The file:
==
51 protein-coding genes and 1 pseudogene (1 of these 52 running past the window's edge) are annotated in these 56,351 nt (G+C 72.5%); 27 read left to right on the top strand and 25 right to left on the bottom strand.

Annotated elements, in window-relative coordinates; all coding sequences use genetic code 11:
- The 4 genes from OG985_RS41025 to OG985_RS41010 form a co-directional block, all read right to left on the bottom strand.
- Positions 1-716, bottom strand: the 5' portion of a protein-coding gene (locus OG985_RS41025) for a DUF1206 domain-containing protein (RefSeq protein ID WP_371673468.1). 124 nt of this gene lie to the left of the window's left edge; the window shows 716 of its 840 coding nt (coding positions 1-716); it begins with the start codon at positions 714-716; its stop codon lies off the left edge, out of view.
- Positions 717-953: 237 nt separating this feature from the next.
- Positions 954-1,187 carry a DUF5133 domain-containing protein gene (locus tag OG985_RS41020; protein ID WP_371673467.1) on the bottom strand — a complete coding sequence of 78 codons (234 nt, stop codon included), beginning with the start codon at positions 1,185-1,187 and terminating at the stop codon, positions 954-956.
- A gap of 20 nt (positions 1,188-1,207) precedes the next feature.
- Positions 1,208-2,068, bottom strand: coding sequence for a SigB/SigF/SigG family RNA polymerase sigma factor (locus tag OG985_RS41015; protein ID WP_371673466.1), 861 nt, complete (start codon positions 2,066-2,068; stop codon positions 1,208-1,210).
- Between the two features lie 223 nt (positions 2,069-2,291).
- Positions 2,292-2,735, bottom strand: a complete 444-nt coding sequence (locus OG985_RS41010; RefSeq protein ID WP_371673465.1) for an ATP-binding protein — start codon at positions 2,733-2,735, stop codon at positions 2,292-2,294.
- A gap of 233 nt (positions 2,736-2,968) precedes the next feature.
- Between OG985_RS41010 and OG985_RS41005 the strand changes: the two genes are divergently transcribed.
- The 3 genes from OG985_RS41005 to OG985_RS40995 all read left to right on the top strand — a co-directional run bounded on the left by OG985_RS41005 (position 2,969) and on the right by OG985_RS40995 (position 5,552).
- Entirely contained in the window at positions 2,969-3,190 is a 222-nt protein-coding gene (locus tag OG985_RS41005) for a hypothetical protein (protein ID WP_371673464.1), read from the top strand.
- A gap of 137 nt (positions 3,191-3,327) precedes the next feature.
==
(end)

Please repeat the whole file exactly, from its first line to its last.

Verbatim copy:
51 protein-coding genes and 1 pseudogene (1 of these 52 running past the window's edge) are annotated in these 56,351 nt (G+C 72.5%); 27 read left to right on the top strand and 25 right to left on the bottom strand.

Annotated elements, in window-relative coordinates; all coding sequences use genetic code 11:
- The 4 genes from OG985_RS41025 to OG985_RS41010 form a co-directional block, all read right to left on the bottom strand.
- Positions 1-716, bottom strand: the 5' portion of a protein-coding gene (locus OG985_RS41025) for a DUF1206 domain-containing protein (RefSeq protein ID WP_371673468.1). 124 nt of this gene lie to the left of the window's left edge; the window shows 716 of its 840 coding nt (coding positions 1-716); it begins with the start codon at positions 714-716; its stop codon lies off the left edge, out of view.
- Positions 717-953: 237 nt separating this feature from the next.
- Positions 954-1,187 carry a DUF5133 domain-containing protein gene (locus tag OG985_RS41020; protein ID WP_371673467.1) on the bottom strand — a complete coding sequence of 78 codons (234 nt, stop codon included), beginning with the start codon at positions 1,185-1,187 and terminating at the stop codon, positions 954-956.
- A gap of 20 nt (positions 1,188-1,207) precedes the next feature.
- Positions 1,208-2,068, bottom strand: coding sequence for a SigB/SigF/SigG family RNA polymerase sigma factor (locus tag OG985_RS41015; protein ID WP_371673466.1), 861 nt, complete (start codon positions 2,066-2,068; stop codon positions 1,208-1,210).
- Between the two features lie 223 nt (positions 2,069-2,291).
- Positions 2,292-2,735, bottom strand: a complete 444-nt coding sequence (locus OG985_RS41010; RefSeq protein ID WP_371673465.1) for an ATP-binding protein — start codon at positions 2,733-2,735, stop codon at positions 2,292-2,294.
- A gap of 233 nt (positions 2,736-2,968) precedes the next feature.
- Between OG985_RS41010 and OG985_RS41005 the strand changes: the two genes are divergently transcribed.
- The 3 genes from OG985_RS41005 to OG985_RS40995 all read left to right on the top strand — a co-directional run bounded on the left by OG985_RS41005 (position 2,969) and on the right by OG985_RS40995 (position 5,552).
- Entirely contained in the window at positions 2,969-3,190 is a 222-nt protein-coding gene (locus tag OG985_RS41005) for a hypothetical protein (protein ID WP_371673464.1), read from the top strand.
- A gap of 137 nt (positions 3,191-3,327) precedes the next feature.